It didn’t take long looking at the killing fields of the Western Front in 1914-1916 for some commanders at all levels to think, “We have to find a better way.” The whole idea of flesh and blood men jumping out of the scant protection of the trenches to run across the shell cratered and machine gun swept No-Man’s Land was obviously insane and yet, what to do about it?
The idea of men advancing within some propelled or motorized type of vehicle was not a new one. No less a mind than Leonardo da Vinci drew up plans for his Armored Turtle which was basically a wheeled dome with arrow slits cut in the side. While never produced, this machine gave the basic idea for what eventually became the tank.
Any vehicle used in combat in World War I had a few criteria. First, it had to contend with the sucking morass of mud the artillery turned the battlefield into. Second, it had to withstand sustained machine gun fire (no one seriously considered any idea of a vehicle impervious to artillery). Third, it had to be able to cross obstacles such as shell craters and trenches to be of any real effect.
The sticking point, no pun intended, was the mud. Cars and trucks (lorries for my friends in the UK) were a relatively new invention but it didn’t take long to realize their narrow tires would be of little use in the mud and muck of the Western Front. Wheeled vehicles of the era notoriously bogged down on what passed for roads in those early 20th century days; putting something on wheels with armor increasing its weight out on the battlefield would do little more than create a sitting duck.
The breakthrough came with the invention of the caterpillar track. Basically the “tractor” or vehicle had four driven wheels and several rollers over which lay a wide linked, jointed flat piece of metal. The track made a big circle around the four wheels while sprockets in the drive wheels engaged holes in the “track” and pushed it forward so the rollers could roll on it. The wideness of the track, the four driving wheels, and the circular motion combined to produce a machine that essentially laid down its own road as it went forward or backwards. The width of the two tracks enabled the weight of the vehicle to spread out over a much larger surface area than was possible with wheels and tires so the tractor could cover almost any ground.
Tractors were gaining widespread usage in agriculture to replace horse power and some enterprising army officers looked at the agricultural machines with an eye towards armoring them and using them as a weapon. After all, any machine capable of navigating a plowed field successfully should be capable of getting across a shell plowed battlefield.
The British were first to develop a viable machine. Originally called “land battleships” because of their great size and armor, their name during development changed to “tanks” to maintain secrecy. The legend has it that workers thought the new metal behemoths looked like municipal water tanks, thus “tank” stuck.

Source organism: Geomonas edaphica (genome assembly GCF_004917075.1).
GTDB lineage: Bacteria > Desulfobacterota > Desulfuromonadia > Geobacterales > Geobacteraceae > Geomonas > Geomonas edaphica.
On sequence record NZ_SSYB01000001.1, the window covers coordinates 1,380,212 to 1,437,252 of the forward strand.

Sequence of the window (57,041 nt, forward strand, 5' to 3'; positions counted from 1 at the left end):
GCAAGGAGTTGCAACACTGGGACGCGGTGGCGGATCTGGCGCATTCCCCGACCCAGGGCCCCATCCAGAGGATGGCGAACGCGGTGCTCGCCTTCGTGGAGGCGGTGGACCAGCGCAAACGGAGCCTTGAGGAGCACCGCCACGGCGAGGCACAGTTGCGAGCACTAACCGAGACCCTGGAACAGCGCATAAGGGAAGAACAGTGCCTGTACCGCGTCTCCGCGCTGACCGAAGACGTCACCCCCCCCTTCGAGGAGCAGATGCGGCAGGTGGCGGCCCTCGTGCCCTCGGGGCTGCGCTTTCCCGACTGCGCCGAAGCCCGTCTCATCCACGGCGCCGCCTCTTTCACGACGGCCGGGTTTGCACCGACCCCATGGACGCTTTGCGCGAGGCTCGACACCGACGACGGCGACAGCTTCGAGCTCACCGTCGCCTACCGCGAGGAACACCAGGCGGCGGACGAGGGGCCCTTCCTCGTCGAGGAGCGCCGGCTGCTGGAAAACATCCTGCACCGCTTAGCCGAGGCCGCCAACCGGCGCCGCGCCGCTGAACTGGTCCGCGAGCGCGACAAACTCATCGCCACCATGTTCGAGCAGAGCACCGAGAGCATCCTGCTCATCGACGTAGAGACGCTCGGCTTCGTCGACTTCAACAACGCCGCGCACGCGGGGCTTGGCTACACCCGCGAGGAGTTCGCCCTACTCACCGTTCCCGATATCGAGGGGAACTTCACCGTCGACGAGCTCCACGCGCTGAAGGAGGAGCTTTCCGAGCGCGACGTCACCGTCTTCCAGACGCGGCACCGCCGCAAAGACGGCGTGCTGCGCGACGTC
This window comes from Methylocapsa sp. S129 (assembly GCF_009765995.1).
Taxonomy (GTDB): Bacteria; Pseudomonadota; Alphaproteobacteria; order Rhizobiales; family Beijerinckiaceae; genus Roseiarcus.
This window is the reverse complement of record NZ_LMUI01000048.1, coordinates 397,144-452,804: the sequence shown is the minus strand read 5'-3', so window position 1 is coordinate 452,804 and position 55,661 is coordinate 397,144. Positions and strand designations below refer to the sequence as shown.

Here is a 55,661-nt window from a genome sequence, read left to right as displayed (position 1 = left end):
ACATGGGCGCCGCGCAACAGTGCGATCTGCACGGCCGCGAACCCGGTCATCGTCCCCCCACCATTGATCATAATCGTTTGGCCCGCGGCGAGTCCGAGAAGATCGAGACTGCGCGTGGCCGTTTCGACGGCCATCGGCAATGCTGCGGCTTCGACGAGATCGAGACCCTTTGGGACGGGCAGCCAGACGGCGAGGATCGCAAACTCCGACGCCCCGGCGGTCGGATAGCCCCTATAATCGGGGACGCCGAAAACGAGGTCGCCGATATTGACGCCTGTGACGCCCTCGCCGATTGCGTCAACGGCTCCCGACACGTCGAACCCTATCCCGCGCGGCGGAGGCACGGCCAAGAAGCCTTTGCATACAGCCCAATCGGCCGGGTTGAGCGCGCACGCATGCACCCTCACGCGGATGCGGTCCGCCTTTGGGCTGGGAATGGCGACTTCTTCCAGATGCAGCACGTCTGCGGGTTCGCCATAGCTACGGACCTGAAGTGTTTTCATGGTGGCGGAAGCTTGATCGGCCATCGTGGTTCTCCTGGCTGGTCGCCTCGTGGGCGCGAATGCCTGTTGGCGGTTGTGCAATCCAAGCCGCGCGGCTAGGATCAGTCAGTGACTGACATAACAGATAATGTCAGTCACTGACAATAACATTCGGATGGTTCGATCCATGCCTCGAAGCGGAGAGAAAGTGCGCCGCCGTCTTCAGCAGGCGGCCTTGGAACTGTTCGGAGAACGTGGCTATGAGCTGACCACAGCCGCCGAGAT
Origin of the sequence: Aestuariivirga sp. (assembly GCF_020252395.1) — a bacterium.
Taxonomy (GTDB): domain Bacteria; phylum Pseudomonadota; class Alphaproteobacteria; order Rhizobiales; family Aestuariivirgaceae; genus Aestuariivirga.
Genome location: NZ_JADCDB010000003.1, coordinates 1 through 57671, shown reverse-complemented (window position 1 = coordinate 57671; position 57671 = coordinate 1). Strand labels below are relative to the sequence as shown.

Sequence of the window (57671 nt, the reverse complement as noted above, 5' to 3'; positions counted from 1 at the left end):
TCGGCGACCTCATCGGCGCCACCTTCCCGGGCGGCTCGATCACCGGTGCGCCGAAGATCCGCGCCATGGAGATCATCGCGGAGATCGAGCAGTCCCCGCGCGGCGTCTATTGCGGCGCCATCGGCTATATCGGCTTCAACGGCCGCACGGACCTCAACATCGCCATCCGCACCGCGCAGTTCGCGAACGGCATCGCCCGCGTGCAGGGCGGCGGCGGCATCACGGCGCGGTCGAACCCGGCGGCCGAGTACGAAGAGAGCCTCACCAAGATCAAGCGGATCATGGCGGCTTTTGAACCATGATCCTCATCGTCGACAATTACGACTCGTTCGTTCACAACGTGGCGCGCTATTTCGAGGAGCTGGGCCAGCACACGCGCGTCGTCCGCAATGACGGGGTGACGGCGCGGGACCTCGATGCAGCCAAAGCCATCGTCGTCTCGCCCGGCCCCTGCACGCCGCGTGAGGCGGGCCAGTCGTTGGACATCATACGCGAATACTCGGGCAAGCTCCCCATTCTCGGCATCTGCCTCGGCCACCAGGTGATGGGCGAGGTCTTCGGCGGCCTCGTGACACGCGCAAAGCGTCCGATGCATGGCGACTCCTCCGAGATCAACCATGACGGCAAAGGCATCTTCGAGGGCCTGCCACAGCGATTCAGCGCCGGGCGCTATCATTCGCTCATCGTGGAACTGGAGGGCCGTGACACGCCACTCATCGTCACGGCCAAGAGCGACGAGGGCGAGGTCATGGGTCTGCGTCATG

The first successful tank was the British Mark I. It was a diamond shape which allowed it to cross trenches and shell craters effectively because a good surface of track would be in contact with the ground at all times even if the tank tilted forward. It moved along at a scorching four miles per hour so it was in no danger of outrunning the infantry hiding hopefully behind it.
As for armament, the Mark I as well as later British models were known as “male tanks” or “female tanks” depending on what weapons they carried. Male tanks mounted two six pounder guns in sponsons to the left and right of the tank body. Female tanks carried up to six Hotchkiss machine guns.
The first tanks were used during September 1917 in one of the sections of the Battle of the Somme. They did not give an good initial showing as many broke down. The developers back in Britain, including their champion Winston Churchill, complained the tanks had been rushed into battle too soon before having time to learn how to best use them. Later battles would see greater numbers of tanks massed in lines and moving forward as great steel waves. These tanks were much more effectively used in these later battles.
In all, the tank did what it was designed to do. It crossed No-Man’s land with general impunity and gave the following infantry something to hide behind. Though they didn’t know it, mainly because this was supposed to be the war to end all wars, these early tankers and the infantry that followed them were setting the stage for the “combined arms” tactics of the Second World War which made the blitzkrieg so effective.
Looking back, it’s ironic to note the Germans only made about twenty tanks total in the Great War. They just didn’t see the point in the design, yet it was a young German corporal who faced tanks in battle who decided they were a great asset on the battlefield so Adolf Hitler made sure his army had plenty of tanks in the next war.
Love y’all and keep your feet clean.